Mothering is jam packed with moments that serve to trigger our anger and irritation. There is no avoiding it. It just is. But even though we have little control over the occurrence of these moments in our lives, we have total control over our response to them.

I know. I know. You're skeptical. I was, too. Every time my children ignored my 50th request to pick up their toys, moved at a glacial speed to get out the door, whined about, well, anything, I reacted. I got angry. I got mad. I yelled. I threatened. I resisted. And as we mindful mama's know-- (chorus, please) what we resist, always persists!

But, I have been employing a new strategy in my mothering lately. No, this strategy hasn’t put an end to those maddening mothering moments (just accept them, mama), but it has remarkably transformed my (over)reaction to them. The strategy is... compassion.

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I See YOU 
Our children want so very badly to be seen, to be validated, to be heard. Compassion covers these bases. Compassion is all about having empathy for another’s suffering coupled with a desire to alleviate their pain.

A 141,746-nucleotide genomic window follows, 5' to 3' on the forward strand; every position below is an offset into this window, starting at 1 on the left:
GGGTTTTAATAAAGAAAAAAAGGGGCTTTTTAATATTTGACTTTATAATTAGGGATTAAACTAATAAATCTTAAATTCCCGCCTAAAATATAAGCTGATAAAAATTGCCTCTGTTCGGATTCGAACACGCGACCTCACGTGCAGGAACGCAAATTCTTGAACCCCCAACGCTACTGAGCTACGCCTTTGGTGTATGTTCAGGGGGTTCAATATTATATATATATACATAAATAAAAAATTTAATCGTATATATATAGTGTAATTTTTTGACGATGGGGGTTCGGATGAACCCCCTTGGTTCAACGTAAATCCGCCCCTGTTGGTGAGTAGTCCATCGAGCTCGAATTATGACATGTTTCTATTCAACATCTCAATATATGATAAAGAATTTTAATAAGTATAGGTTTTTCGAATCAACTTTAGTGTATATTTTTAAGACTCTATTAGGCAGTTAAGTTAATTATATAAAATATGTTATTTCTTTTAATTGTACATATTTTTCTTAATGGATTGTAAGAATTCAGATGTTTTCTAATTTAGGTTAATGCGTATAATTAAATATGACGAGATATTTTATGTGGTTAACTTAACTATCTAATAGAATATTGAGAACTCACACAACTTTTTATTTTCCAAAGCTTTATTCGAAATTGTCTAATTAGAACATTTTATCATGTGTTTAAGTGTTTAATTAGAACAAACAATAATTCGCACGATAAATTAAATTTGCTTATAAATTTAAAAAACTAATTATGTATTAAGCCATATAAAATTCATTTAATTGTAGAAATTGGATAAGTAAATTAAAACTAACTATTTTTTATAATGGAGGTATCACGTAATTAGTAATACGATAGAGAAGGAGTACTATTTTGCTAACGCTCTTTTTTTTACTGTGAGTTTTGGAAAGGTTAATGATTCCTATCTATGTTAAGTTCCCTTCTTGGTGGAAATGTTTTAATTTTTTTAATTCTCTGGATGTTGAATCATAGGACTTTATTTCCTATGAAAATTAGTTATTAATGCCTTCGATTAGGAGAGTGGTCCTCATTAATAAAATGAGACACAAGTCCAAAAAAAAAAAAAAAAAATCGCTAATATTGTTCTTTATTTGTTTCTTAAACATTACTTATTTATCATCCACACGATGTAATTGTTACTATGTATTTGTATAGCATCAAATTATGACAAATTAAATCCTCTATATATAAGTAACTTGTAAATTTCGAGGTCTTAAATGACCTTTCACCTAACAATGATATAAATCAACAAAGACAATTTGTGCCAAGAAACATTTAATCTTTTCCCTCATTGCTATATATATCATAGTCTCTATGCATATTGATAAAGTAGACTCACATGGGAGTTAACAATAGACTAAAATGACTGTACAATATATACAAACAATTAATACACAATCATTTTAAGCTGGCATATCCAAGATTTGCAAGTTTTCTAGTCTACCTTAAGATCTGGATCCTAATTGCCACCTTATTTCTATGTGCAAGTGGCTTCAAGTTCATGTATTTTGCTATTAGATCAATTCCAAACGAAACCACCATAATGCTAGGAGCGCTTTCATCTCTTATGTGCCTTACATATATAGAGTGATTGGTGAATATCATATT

Okay. Let’s relate this to mothering and our kids. Consider those mothering moments that instantly ignite your anger and frustration. In my personal experience, a majority of these moments have to do with my child’s “suffering.” For example, when my daughter has a full blown meltdown, she is suffering in her own way. Something is not right in her world. Something is upsetting her. She so badly wants something to happen that isn’t, and she expresses this inner suffering by acting out. 

In this meltdown moment, I have two choices. #1: View the situation from my perspective, focusing on how annoyed I am and how difficult she is making my life, or, #2: view the situation from her perspective, seeing through her eyes and empathizing with her thoughts and feelings.